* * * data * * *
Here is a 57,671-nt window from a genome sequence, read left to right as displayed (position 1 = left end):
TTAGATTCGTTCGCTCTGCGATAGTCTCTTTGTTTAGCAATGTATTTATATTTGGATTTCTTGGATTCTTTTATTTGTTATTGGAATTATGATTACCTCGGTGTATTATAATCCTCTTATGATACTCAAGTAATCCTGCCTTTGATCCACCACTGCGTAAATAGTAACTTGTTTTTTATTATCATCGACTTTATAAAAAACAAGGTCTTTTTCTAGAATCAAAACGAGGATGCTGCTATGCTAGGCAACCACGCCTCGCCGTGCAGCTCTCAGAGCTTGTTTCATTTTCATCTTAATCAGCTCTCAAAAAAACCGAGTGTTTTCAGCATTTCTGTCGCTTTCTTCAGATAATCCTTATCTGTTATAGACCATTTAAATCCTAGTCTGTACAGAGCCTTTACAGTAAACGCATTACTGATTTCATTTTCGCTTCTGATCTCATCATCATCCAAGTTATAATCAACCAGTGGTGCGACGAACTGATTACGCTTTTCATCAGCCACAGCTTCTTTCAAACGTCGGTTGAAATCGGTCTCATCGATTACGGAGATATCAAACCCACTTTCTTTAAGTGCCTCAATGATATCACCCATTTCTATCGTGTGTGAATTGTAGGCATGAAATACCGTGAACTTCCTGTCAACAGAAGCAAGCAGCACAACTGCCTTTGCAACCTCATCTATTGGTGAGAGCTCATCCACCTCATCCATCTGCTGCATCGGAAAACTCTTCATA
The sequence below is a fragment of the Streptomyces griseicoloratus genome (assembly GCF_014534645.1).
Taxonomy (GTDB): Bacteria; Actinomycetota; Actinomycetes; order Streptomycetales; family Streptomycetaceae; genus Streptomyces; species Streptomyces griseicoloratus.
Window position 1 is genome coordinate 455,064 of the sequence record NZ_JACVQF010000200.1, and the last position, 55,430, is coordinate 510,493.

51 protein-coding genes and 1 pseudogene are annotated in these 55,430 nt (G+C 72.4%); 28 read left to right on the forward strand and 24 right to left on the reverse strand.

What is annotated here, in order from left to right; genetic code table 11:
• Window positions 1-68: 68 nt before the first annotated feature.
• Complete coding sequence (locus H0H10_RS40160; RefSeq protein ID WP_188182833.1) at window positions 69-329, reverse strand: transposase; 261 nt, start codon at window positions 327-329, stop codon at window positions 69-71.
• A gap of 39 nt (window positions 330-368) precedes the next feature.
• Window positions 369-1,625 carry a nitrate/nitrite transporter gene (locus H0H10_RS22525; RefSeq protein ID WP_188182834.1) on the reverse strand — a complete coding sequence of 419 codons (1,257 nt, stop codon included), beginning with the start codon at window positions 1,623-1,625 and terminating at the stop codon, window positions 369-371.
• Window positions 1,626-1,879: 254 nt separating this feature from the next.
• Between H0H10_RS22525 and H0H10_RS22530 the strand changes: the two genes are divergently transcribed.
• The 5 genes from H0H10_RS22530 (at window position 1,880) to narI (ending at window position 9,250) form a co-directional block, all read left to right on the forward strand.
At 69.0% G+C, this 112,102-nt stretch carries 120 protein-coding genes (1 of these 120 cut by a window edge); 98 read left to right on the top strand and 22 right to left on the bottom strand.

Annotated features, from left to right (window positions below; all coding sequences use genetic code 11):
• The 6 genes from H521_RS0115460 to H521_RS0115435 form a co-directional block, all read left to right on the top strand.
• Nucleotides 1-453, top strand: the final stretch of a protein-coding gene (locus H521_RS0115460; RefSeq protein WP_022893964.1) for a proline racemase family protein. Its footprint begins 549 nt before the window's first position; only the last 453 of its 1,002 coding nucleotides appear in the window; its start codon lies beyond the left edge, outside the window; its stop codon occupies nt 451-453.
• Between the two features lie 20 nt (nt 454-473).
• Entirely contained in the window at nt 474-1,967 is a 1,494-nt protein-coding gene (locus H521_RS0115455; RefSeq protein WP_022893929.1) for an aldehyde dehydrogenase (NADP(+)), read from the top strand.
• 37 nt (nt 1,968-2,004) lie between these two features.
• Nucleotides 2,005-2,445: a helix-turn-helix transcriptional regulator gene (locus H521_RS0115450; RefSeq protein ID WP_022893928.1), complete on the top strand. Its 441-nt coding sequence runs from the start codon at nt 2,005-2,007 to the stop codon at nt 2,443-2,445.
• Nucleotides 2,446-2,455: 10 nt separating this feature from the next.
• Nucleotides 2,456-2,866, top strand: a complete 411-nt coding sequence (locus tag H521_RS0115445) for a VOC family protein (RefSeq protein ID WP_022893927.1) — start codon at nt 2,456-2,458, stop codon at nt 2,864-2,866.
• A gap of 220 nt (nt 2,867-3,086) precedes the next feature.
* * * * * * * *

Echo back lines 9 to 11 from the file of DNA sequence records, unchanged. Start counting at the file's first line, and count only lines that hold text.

• Complete coding sequence (locus H0H10_RS40160; RefSeq protein ID WP_188182833.1) at window positions 69-329, reverse strand: transposase; 261 nt, start codon at window positions 327-329, stop codon at window positions 69-71.
• A gap of 39 nt (window positions 330-368) precedes the next feature.
• Window positions 369-1,625 carry a nitrate/nitrite transporter gene (locus H0H10_RS22525; RefSeq protein ID WP_188182834.1) on the reverse strand — a complete coding sequence of 419 codons (1,257 nt, stop codon included), beginning with the start codon at window positions 1,623-1,625 and terminating at the stop codon, window positions 369-371.